Dear visitor, if you take the trouble to read : I apologize for all the bad, syrup-thick blog prose here. Man is it bad, so much of it. I wish hereby to take responsibility and express regret for many wrongs committed by keyboard. — pdb
That’s Poe in full smirk, ‘How to Write a Blackwood Article’ — parody it might have done me good to come across sooner than I did, some years back now.
Quare id faciam I pulled from one of Catullus’ better-known little verses, encountered in low-level Latin courses in college. Embarrassing, yes, that I borrowed it in the first place (albeit without much pretension; just liked the excised snippet for itself) twenty-odd years ago. More embarrassing that I’m kind of using it as a handle still !
Well, I’m kind of attached to it still — what can I say? Not every dumb thing you do when young has to be repudiated utterly.
brief items( see all )
Fueling my ruminations about liberal and fascist forms of social & political order in familial relation, lately, has been Robert Elder’s new biography of John C. Calhoun (1782 – 1850) of South Carolina. Reading the book itself will have to wait, in my case, sadly. Till then, getting to know Elder’s subject and thesis a bit in his own words isn’t hard to do.
I first learned about the book from Elder’s friend and mine, my Solidarity Hall associate Elias Crim. One of the links below is Elder’s conversation with Elias and co-host Pete Davis for Solidarity Hall’s Dorothy’s Place podcast. It’s good.
Until pretty recently, the conventional story about slavery and the states in accelerating conflict in America’s 19th century has set an industrially and societally progress-oriented North opposite a tradition-anchored agrarian South in relatively tidy contrast. That story is itself increasingly folded into subsequent period history now, a new consensus view replacing it. Elder’s Calhoun develops this view and offers, among other things, a sharpened picture of the U.S. alongside its variously urgently-modernizing European sister polities.
Calhoun’s America is a large subject, needless to say. Each conversation here draws out something different in Elder’s approach to it.
It shows how little on top of things I manage to stay that I wasn’t aware, until yesterday, of podcast (and Denver-Boulder-area radio show) Looks Like New, produced by U. Colorado Boulder’s MEDLab, which is directed by somebody I’m happy to know a little bit, Nathan Schneider. If I’d been listening to this show since it’s been on, I’d have known, for instance, of Ampled when I wrote about work and organizing in December. I might’ve learned about Ampled elsewhere, too, were I sharper-eyed, as they’ve gotten some decent press in the past year. Ampled is a platform-cooperativist project in the vein of Comradery, designed to offer the services of a Patreon but on an altogether different model, one in which the service’s users are its owners. And this one’s up and running, serving a modest but growing number of musicians.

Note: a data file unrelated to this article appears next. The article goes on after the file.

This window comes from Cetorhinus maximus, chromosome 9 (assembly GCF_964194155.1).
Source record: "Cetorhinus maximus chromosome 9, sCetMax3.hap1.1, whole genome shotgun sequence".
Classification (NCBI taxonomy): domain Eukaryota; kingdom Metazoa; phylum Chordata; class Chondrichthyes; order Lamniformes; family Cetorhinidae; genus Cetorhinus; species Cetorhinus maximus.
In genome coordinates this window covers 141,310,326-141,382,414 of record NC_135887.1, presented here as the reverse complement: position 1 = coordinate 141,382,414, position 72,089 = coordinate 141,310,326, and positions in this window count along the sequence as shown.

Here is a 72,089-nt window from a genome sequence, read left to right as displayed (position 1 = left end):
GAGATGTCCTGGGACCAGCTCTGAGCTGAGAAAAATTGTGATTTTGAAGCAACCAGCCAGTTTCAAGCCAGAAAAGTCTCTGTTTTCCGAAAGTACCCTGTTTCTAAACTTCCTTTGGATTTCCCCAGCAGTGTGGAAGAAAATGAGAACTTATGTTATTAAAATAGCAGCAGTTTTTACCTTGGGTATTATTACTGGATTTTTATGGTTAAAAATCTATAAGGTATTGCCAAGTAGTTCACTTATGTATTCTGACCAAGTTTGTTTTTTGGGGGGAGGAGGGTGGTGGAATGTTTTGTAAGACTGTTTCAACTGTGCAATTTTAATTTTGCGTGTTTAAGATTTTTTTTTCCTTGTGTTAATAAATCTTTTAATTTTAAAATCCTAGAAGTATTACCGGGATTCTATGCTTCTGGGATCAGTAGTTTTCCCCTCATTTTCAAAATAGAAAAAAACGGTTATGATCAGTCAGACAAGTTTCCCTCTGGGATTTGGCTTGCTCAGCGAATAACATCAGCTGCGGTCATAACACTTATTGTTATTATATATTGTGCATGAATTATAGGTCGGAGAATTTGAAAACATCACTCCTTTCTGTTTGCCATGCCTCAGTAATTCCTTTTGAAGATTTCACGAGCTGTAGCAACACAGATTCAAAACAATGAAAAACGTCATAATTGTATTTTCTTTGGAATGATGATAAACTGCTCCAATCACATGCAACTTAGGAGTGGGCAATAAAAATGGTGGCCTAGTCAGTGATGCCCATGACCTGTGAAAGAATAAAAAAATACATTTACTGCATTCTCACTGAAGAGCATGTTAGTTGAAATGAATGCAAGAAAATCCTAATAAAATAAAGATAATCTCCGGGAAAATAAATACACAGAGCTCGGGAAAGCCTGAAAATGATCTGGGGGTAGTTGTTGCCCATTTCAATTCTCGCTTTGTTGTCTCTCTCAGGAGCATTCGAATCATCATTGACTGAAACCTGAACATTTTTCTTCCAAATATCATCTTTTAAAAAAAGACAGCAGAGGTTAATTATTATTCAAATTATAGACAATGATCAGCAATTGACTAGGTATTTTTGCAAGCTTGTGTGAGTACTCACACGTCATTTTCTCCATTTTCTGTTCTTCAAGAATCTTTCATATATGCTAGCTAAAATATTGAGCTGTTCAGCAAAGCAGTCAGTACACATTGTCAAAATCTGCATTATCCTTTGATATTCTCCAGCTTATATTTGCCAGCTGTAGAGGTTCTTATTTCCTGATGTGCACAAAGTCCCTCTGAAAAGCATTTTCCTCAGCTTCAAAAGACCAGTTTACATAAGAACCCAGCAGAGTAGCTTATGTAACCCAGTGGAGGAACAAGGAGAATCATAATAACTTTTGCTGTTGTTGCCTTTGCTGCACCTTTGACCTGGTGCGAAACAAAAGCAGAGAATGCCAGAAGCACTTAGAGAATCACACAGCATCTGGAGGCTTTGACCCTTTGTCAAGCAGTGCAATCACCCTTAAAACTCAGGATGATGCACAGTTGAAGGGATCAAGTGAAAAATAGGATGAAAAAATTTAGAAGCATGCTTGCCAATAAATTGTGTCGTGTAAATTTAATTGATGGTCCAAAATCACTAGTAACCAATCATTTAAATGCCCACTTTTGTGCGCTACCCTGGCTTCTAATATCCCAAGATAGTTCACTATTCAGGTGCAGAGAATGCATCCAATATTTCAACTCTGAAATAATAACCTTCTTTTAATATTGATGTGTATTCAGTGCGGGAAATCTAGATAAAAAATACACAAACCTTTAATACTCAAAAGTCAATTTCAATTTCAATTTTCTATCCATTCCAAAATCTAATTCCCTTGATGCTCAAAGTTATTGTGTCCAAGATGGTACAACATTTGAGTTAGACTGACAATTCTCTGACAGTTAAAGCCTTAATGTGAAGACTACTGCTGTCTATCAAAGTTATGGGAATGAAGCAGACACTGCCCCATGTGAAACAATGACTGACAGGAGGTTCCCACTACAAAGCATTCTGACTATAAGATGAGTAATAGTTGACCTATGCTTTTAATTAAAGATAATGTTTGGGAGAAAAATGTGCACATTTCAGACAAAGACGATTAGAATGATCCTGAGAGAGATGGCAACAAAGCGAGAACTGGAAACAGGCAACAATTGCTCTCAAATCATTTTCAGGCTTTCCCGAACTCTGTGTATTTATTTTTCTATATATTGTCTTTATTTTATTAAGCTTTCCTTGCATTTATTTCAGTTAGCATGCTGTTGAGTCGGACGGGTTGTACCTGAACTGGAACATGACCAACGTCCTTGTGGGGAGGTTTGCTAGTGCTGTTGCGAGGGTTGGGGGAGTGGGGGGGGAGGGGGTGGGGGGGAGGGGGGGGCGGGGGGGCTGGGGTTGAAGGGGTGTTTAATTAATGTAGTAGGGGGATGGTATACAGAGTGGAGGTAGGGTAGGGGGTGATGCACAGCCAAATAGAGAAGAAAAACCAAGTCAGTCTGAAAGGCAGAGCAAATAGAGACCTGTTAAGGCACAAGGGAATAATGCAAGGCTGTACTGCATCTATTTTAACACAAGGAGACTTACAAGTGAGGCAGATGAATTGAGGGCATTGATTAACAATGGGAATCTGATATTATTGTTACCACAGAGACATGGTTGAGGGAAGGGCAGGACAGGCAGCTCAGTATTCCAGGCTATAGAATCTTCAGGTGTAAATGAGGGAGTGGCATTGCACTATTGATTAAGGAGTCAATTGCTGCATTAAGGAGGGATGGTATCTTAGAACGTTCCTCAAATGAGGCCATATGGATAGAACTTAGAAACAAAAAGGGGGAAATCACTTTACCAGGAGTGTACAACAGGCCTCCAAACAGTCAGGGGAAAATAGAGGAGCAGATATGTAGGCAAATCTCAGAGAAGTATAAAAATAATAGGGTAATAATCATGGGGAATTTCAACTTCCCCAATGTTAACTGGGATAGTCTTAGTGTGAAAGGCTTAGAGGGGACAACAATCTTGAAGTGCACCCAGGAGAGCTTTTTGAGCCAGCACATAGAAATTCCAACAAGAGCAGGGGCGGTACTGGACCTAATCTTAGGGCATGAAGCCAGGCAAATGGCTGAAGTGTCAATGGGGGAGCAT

Check out Nathan’s interview with Ampled co-founder Austin Robey. These things aren’t easy to put together (as the Comradery team’s effort toward a yet-to-be-announced launch attests), but it’s well beyond concept at this stage. It’s being done.
CBLDF, the 35-year-old U.S. advocacy org for expression rights in comics publishing, appears to be emerging on its feet from a year in which it faced not only COVID’s wild effects on comics-connected commerce and consumption but a dramatic #metoo-spurred shakeup. Two February webinar events, styled as member meetings, are available for viewing on the org’s site and its YouTube channel. (Another, apparently open to all, is set for Mar. 25.) Both seem to me good for appreciating the state of an industry undergoing a lot of change on a lot of levels. The second, ‘Comics After COVID,’ appeals to me more particularly as something of a snapshot of the business as ecosystem of small-scale producers extensively interdependent and increasingly attentive to a common task of cultivation.
‘When people invest at an early stage in a tech startup, usually they’re looking for an exit. Right? They’re looking for the company to sell, to IPO, to be acquired. And cooperatives really are going in a different direction. The goal is to create long-term ownership within that community, whether that community is workers or consumers or farmers or musicians. We’re not trying to sell the company. We’re trying to bring that company wealth and voice. … Basing the investment returns on appreciation of stock price is really different. So, instead, generally our investments have to be repaid out of actual company cash. … And so, you have to act like a real company. You have to actually generate cash in the business and profits in the business in order to pay back investors. And we don’t think that’s crazy, and neither do our investors.’
Start.coop is about rediscovering the business growth potential of cooperatives in N. America in the 21st-century. Co-directors Greg Brodsky and Jessica Mason explain in this 20-min. interview episode.
Another item on the organizing media freelancers theme — this one a little in advance of the date, for a change. Representatives of the National Writers Union’s Freelance Solidarity Project (of which I’m a member) and the venerable IWW’s Freelance Journalist Union hold a joint online event this coming Tuesday, Mar. 9, titled ‘The Case for Solidarity.’
now on 1 of 11 pages